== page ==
Experts, show your work or it isn’t summary judgment evidence.

Show your work

In Starwood Management, LLC v. Swaim, the Dallas Court of Appeals affirmed a summary judgment in favor of the defendant by holding that the plaintiff’s evidence of causation, an opinion from their expert witness, was conclusory and therefore not admissible summary judgment evidence. The opinion is a reminder that expert opinion evidence on summary judgment must be more than mere conclusions.

The facts of the case arose from plaintiff hiring the defendants, an attorney and his law firm, to recover an aircraft that was seized by the DEA for an allegedly illegal registration. The defendants were late in filing a claim with the DEA’s Forfeiture Counsel to recover the aircraft, causing the plaintiff’s federal claim for the aircraft to be dismissed. The affidavit offered by the plaintiff as evidence of causation was that of an attorney who had successfully represented the plaintiff in five previous aircraft seizure cases. His opinion was that if the plaintiff had timely filed its claim with the DEA such that the federal lawsuit would not have been dismissed, the DEA would have returned the aircraft as it had in those prior five case. The district court excluded the opinion and granted summary judgment in favor of the defendants.

The Dallas Court of Appeals affirmed because it held the expert’s opinion of causation was conclusory. Inexcusably passing on an opportunity to use one of this blogger’s favorite Latin phrases, ipse dixit, the Dallas Court of Appeals instead described the legal standard in less colorful but ultimately more helpful terms. “To avoid being conclusory, ‘[t]he expert must explain the basis of his statements to link his conclusions to the facts.’ An expert must also ‘[e]xplain how and why the negligence caused the injury.’” Or as I was told in math class, the expert must show his work. This expert failed to do that because, although he had past experience in other aircraft seizure cases in which the outcome was positive, he failed to describe the facts of those cases. As a result, he failed to link those cases to the one at hand, rendering his causation opinion a mere conclusion.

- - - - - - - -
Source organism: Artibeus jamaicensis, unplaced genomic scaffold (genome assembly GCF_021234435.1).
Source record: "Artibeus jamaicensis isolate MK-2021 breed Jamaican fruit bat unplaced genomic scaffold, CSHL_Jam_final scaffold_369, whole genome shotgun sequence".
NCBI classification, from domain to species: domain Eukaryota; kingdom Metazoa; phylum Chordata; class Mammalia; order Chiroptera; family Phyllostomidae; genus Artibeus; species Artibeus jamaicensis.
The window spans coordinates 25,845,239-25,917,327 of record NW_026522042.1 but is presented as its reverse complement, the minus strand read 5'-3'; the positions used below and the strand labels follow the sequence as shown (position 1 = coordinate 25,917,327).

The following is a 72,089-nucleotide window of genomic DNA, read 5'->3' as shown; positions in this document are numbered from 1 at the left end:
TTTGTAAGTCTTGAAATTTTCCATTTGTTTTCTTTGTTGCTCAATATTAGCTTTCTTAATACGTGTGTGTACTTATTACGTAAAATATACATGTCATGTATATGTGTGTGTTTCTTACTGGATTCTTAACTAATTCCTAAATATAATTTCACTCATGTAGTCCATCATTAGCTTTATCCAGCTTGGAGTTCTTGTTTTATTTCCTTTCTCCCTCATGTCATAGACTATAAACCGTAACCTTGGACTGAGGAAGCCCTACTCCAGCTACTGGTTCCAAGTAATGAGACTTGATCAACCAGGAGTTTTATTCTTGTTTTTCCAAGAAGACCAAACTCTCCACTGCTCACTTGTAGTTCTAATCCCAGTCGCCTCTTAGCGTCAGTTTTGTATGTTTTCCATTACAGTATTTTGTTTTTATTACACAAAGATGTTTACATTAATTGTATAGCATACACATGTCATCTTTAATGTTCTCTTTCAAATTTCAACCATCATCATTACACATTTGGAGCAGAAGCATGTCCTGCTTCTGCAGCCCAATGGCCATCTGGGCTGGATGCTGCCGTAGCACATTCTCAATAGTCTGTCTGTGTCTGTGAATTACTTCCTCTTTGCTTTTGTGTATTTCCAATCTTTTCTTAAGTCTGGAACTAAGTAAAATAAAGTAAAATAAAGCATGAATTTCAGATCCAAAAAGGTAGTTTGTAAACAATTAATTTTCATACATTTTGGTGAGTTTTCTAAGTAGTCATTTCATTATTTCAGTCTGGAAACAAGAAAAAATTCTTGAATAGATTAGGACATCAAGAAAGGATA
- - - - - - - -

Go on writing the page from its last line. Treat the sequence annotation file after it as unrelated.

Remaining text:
Starwood Management v. Swaim

Probable Cause v. Show Cause

The owner of “$8,074.68 in United States currency, forty ‘8 liner’ machines, three Walmart gift cards, and miscellaneous paperwork” appealed a judgment of civil forfeiture, challenging the admissibility of the search warrant affidavit that led to the property’s seizure. That police officer’s affidavit was “replete with hearsay,” but the Court of Appeals found that to be no impediment to the validity of the affidavit. Citing a string of Court of Criminal Appeals and Dallas Court of Appeals cases, the Court held that in presenting the facts to support a search warrant, police officers are permitted to rely on the observations of other persons. And because the affidavit had already been relied upon as probable cause by the magistrate who issued the search warrant, the burden was already shifted to the owner to show cause why the property should not be forfeited or destroyed. Thus, as the Court of Appeals memorably states it, “the State did not have a burden to show probable cause at the show cause hearing.”

$8,074.68 in United States Currency v. State, No. 05-13-01502-CV